What shines across in the book is the fact that all the women wanted to give back something to society. They were passionate about what they were doing and did not bother about making profits in the beginning itself. They were more focused on doing a good job and satisfying their customers.
The women featured in the book are from diverse fields such as cooking food (Rajni Bector, Patricia Narayan), tribal arts (Leela Bordia, Neeti Tah), information technology (Sangeeta Patni), sculptor (Jasu Shilpi), etc. The eldest woman featured in the book is Ela Bhatt (79 years) – the founder of SEWA (Self-Employed Women’s Association) and the youngest is Manju Bhatia (26 years) – Joint Managing Director of Vasuli, a loan recovery company which employs only female agents.
I personally enjoyed reading about Meena Bindra (Biba) because my mother and I are huge fans of Biba and buy quite a lot of their stuff; Nirmala Kandalgaonkar (Vivam Agrotech) because she is in the unusual business of vermicomposting; Jasu Shilpi because she was India’s only woman sculptor and Dr. Shikha Sharma (Nutrihealth Systems) because I have seen her a lot on television.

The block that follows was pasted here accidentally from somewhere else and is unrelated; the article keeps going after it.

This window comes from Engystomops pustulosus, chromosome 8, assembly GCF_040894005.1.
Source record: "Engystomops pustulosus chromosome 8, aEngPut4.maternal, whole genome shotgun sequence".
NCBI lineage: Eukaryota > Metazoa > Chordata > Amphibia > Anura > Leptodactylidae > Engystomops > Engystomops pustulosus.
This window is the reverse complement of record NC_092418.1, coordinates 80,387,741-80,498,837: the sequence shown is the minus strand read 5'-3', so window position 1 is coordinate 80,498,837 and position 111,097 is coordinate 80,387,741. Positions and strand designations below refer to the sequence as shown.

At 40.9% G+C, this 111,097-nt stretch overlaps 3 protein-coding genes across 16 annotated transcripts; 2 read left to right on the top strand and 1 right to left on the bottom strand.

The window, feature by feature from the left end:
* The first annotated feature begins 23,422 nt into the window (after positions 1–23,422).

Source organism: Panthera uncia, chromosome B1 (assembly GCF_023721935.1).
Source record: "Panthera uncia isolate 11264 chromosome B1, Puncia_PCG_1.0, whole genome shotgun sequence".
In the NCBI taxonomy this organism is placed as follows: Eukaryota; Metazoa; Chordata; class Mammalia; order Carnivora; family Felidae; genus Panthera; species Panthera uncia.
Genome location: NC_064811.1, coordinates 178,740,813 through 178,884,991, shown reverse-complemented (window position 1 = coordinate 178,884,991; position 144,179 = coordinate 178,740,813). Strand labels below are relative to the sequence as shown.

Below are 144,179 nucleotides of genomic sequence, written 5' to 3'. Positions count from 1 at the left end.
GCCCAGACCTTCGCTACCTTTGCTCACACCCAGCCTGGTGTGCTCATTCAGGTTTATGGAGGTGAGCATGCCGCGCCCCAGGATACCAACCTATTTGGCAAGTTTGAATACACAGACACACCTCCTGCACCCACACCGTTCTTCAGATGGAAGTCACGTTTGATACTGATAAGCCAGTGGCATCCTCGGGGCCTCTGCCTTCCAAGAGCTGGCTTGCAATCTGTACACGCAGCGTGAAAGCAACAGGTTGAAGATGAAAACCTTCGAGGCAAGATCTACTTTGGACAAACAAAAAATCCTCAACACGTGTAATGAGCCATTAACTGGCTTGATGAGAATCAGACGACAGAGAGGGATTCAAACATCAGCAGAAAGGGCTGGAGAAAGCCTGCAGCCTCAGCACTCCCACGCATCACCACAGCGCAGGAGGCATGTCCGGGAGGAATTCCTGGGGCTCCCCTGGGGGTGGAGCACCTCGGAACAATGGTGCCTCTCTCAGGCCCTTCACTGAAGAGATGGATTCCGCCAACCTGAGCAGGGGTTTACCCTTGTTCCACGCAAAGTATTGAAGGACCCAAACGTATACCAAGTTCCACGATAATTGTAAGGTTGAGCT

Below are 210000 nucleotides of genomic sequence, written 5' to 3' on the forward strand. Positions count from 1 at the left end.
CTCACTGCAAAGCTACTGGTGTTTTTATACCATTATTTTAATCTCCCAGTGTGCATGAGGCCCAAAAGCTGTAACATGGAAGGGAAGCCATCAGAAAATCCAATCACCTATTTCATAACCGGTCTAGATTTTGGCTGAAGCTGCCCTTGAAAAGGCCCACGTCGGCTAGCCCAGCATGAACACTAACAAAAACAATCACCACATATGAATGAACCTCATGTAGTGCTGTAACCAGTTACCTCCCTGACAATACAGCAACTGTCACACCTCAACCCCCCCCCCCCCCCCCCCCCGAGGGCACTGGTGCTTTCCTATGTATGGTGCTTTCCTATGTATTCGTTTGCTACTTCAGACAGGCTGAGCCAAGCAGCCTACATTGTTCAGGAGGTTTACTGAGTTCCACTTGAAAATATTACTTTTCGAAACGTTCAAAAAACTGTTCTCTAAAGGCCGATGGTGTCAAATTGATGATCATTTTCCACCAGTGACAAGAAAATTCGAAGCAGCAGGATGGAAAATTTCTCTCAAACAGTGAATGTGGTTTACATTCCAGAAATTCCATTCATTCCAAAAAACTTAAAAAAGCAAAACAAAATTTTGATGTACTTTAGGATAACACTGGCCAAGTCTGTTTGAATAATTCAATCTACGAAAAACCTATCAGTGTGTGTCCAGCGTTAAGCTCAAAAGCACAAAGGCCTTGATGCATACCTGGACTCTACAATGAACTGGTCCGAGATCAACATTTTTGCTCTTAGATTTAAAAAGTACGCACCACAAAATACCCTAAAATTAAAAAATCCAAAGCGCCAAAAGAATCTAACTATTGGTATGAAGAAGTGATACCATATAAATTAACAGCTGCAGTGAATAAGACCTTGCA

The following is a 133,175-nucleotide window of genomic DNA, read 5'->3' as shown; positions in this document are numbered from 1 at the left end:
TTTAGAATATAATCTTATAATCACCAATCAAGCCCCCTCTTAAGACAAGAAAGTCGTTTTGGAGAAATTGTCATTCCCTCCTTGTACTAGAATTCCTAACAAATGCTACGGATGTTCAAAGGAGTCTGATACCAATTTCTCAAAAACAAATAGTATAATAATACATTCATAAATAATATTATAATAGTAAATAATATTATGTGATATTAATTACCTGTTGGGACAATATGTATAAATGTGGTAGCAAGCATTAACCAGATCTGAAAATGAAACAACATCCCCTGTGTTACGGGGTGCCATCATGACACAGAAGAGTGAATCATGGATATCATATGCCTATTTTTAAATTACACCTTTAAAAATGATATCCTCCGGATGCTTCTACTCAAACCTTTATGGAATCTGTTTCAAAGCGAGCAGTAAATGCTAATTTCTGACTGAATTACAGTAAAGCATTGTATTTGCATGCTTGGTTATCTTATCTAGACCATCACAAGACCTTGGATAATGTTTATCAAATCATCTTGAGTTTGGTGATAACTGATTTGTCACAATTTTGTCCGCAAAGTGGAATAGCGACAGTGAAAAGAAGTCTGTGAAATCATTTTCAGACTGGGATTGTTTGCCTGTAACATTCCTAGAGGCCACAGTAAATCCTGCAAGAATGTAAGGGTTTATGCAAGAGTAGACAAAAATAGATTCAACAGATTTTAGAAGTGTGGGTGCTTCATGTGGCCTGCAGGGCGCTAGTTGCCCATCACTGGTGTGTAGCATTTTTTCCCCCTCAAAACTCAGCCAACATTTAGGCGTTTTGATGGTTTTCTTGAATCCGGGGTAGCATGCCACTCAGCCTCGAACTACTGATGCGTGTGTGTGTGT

Rashmi’s writing style is casual and easy-to-read. She has retained the conversational aspect in a lot of places providing translations in English where the phrases are in Hindi. She has conducted detailed interviews with each of the women considering the fact that each woman’s narrative runs into 10-12 pages. Reading through these, one gets a fair idea of the business and what it entails. In almost all the narratives, Rashmi has also mentioned the latest financials – sales turnover and/or profit figures whichever are available. This helps to get an idea of the size of the venture.
I urge everybody, especially every woman, to go and read this book. It is an eye-opener in terms of the challenges that women are willing to accept and forge ahead; taking their families together with them in this journey. It also gives insights into the areas which women are willing to explore and make their mark in.
The surprise at the end of the book is the fact that Rashmi has provided the e-mail addresses of all the 25 women in case one wishes to get in touch with them for help/advice. She has also provided a list of useful entrepreneurial courses available at various institutes and organizations willing to offer flexi-time careers to women.
Pick up this book and you will not regret it. It will open up your mind like never before to the immense power of a woman. And in this nation of ours where we worship female goddesses such as Lakshmi, Durga, Saraswati, Kali, Devaki, etc. it makes immense sense. Respect a woman, support her in her endeavours and see the magic she creates – that is the central theme of this book. And every man and woman should remember this. Reading Rashmi Bansal’s book will ensure we do just that.
I am going with 5/5 for this book.